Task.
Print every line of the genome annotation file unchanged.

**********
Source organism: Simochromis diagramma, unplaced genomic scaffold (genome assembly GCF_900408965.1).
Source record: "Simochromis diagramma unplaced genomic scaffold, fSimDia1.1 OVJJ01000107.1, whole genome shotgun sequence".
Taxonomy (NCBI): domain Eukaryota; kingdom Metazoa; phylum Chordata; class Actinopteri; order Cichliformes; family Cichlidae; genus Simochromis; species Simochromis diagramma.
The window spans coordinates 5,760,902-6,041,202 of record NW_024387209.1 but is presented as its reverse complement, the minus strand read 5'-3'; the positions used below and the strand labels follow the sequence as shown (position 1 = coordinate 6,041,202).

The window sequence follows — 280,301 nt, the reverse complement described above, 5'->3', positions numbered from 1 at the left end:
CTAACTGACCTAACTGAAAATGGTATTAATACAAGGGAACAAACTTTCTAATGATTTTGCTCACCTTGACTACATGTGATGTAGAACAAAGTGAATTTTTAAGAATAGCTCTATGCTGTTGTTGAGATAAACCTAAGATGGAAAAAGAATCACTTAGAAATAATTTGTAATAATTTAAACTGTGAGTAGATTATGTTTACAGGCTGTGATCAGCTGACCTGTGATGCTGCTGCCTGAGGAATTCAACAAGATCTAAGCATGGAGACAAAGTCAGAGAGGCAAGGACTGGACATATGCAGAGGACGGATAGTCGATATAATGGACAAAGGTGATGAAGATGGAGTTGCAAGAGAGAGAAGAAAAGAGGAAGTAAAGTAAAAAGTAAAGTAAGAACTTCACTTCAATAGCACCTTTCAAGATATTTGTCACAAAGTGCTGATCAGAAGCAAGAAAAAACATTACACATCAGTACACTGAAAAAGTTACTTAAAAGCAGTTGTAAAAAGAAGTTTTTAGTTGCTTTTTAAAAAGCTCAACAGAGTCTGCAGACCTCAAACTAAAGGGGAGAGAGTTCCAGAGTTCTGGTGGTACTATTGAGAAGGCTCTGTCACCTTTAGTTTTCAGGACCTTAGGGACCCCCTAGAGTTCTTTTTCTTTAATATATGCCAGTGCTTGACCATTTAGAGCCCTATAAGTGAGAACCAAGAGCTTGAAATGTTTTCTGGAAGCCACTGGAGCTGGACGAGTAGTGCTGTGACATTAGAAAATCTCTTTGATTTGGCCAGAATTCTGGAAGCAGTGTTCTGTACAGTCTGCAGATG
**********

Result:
Source organism: Simochromis diagramma, unplaced genomic scaffold (genome assembly GCF_900408965.1).
Source record: "Simochromis diagramma unplaced genomic scaffold, fSimDia1.1 OVJJ01000107.1, whole genome shotgun sequence".
Taxonomy (NCBI): domain Eukaryota; kingdom Metazoa; phylum Chordata; class Actinopteri; order Cichliformes; family Cichlidae; genus Simochromis; species Simochromis diagramma.
The window spans coordinates 5,760,902-6,041,202 of record NW_024387209.1 but is presented as its reverse complement, the minus strand read 5'-3'; the positions used below and the strand labels follow the sequence as shown (position 1 = coordinate 6,041,202).

The window sequence follows — 280,301 nt, the reverse complement described above, 5'->3', positions numbered from 1 at the left end:
CTAACTGACCTAACTGAAAATGGTATTAATACAAGGGAACAAACTTTCTAATGATTTTGCTCACCTTGACTACATGTGATGTAGAACAAAGTGAATTTTTAAGAATAGCTCTATGCTGTTGTTGAGATAAACCTAAGATGGAAAAAGAATCACTTAGAAATAATTTGTAATAATTTAAACTGTGAGTAGATTATGTTTACAGGCTGTGATCAGCTGACCTGTGATGCTGCTGCCTGAGGAATTCAACAAGATCTAAGCATGGAGACAAAGTCAGAGAGGCAAGGACTGGACATATGCAGAGGACGGATAGTCGATATAATGGACAAAGGTGATGAAGATGGAGTTGCAAGAGAGAGAAGAAAAGAGGAAGTAAAGTAAAAAGTAAAGTAAGAACTTCACTTCAATAGCACCTTTCAAGATATTTGTCACAAAGTGCTGATCAGAAGCAAGAAAAAACATTACACATCAGTACACTGAAAAAGTTACTTAAAAGCAGTTGTAAAAAGAAGTTTTTAGTTGCTTTTTAAAAAGCTCAACAGAGTCTGCAGACCTCAAACTAAAGGGGAGAGAGTTCCAGAGTTCTGGTGGTACTATTGAGAAGGCTCTGTCACCTTTAGTTTTCAGGACCTTAGGGACCCCCTAGAGTTCTTTTTCTTTAATATATGCCAGTGCTTGACCATTTAGAGCCCTATAAGTGAGAACCAAGAGCTTGAAATGTTTTCTGGAAGCCACTGGAGCTGGACGAGTAGTGCTGTGACATTAGAAAATCTCTTTGATTTGGCCAGAATTCTGGAAGCAGTGTTCTGTACAGTCTGCAGATG